Secretary of State John Kerry announced during a June 4 visit to Lebanon, an additional $290 million in humanitarian assistance for Syria, which will help people inside Syria and also the countries that host refugees who have fled the violence.
Three years of conflict in Syria have taken an enormous toll on the population inside the country and beyond its borders. More than 162,000 people have been killed. Of the country’s estimated pre-war population of approximately 20 million people, 9.3 million are in need of aid, with some 4 million lacking even basic necessities such as food.
More than six million are internally displaced, refugees within their own country; while an additional more than 2.8 million have left for neighboring countries, with many living in host communities and camps.
Of Syria’s neighbors, Lebanon has been the most deeply impacted by the influx of refugees fleeing the violence, with over 1.1 million registered refugees from Syria. And that is one reason why Secretary of State John Kerry took the opportunity to announce during a June 4 visit to Lebanon, an additional $290 million in humanitarian assistance for the Syria response, which will help people inside Syria and also the countries that host refugees who have fled the violence. With this new assistance, the United States is now providing more than 2 billion dollars in response to this humanitarian crisis, said Secretary Kerry:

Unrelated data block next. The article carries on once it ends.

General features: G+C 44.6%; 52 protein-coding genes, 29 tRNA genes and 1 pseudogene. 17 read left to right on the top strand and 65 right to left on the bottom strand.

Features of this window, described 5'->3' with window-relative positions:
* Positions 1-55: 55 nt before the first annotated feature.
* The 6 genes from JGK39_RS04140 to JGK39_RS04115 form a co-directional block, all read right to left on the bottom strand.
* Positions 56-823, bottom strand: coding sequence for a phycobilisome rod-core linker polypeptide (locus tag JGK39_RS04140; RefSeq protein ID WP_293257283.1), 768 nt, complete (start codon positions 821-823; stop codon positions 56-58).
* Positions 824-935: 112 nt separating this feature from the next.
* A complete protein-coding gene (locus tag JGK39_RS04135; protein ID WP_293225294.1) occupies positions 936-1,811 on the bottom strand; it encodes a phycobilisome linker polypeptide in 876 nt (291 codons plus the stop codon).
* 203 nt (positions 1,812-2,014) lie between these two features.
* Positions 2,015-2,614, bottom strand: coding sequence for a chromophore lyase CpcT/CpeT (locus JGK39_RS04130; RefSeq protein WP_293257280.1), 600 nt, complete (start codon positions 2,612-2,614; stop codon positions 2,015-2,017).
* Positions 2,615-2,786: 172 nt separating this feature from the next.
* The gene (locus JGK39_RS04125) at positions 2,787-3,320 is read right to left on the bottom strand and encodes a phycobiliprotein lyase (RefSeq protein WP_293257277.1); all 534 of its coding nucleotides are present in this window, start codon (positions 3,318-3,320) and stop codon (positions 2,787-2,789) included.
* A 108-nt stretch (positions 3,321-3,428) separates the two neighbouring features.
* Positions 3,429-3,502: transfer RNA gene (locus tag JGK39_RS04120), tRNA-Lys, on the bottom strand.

“There is still an enormous need on the ground that is not being met, and I’m not going to stand up here and pretend that the two billion or the money we’re giving today is enough. Also for those refugees, just being supported in a refugee camp is not enough. It doesn’t change their lives, it doesn’t end the war, it doesn’t speak to their day-to-day sense of loss and abandonment, and it certainly doesn’t provide them with the long-term security and opportunity that they deserve.”
“All of us, all nations, have a responsibility to try to end this conflict,” said Secretary Kerry, calling particularly on those nations directly supporting the Assad regime, to work with the international community and bring the Syria conflict to an end.
He also called on international donors to deliver to the Syrian people aid that they had pledged. It is critically important now, he said, to support Lebanon, and to support others in the region who are suffering the consequences of this humanitarian crisis.
“I am very proud,” said Secretary Kerry, “that the United States of America is leading the charge and responding to this moral and this security imperative.”